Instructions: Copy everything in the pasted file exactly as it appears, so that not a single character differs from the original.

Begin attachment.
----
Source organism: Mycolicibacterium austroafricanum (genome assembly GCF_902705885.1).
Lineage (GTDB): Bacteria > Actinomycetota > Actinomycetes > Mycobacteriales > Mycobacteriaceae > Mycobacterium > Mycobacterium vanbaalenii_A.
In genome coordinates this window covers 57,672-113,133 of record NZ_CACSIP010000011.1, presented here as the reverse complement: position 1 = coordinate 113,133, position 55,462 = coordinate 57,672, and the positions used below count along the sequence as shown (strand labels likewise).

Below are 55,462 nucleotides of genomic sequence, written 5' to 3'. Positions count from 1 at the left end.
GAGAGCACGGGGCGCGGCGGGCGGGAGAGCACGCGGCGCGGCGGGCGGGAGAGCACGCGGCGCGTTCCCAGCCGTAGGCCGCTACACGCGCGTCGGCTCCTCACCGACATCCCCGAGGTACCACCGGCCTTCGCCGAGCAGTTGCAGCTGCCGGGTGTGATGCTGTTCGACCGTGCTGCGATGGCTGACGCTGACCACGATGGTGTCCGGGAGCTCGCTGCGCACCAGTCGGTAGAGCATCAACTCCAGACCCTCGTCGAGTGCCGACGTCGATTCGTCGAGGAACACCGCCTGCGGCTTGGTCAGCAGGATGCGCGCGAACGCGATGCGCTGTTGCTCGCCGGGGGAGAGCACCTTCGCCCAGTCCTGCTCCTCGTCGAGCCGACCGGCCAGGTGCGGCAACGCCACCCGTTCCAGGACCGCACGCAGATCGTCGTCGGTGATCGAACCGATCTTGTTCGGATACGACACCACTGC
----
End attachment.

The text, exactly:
Source organism: Mycolicibacterium austroafricanum (genome assembly GCF_902705885.1).
Lineage (GTDB): Bacteria > Actinomycetota > Actinomycetes > Mycobacteriales > Mycobacteriaceae > Mycobacterium > Mycobacterium vanbaalenii_A.
In genome coordinates this window covers 57,672-113,133 of record NZ_CACSIP010000011.1, presented here as the reverse complement: position 1 = coordinate 113,133, position 55,462 = coordinate 57,672, and the positions used below count along the sequence as shown (strand labels likewise).

Below are 55,462 nucleotides of genomic sequence, written 5' to 3'. Positions count from 1 at the left end.
GAGAGCACGGGGCGCGGCGGGCGGGAGAGCACGCGGCGCGGCGGGCGGGAGAGCACGCGGCGCGTTCCCAGCCGTAGGCCGCTACACGCGCGTCGGCTCCTCACCGACATCCCCGAGGTACCACCGGCCTTCGCCGAGCAGTTGCAGCTGCCGGGTGTGATGCTGTTCGACCGTGCTGCGATGGCTGACGCTGACCACGATGGTGTCCGGGAGCTCGCTGCGCACCAGTCGGTAGAGCATCAACTCCAGACCCTCGTCGAGTGCCGACGTCGATTCGTCGAGGAACACCGCCTGCGGCTTGGTCAGCAGGATGCGCGCGAACGCGATGCGCTGTTGCTCGCCGGGGGAGAGCACCTTCGCCCAGTCCTGCTCCTCGTCGAGCCGACCGGCCAGGTGCGGCAACGCCACCCGTTCCAGGACCGCACGCAGATCGTCGTCGGTGATCGAACCGATCTTGTTCGGATACGACACCACTGC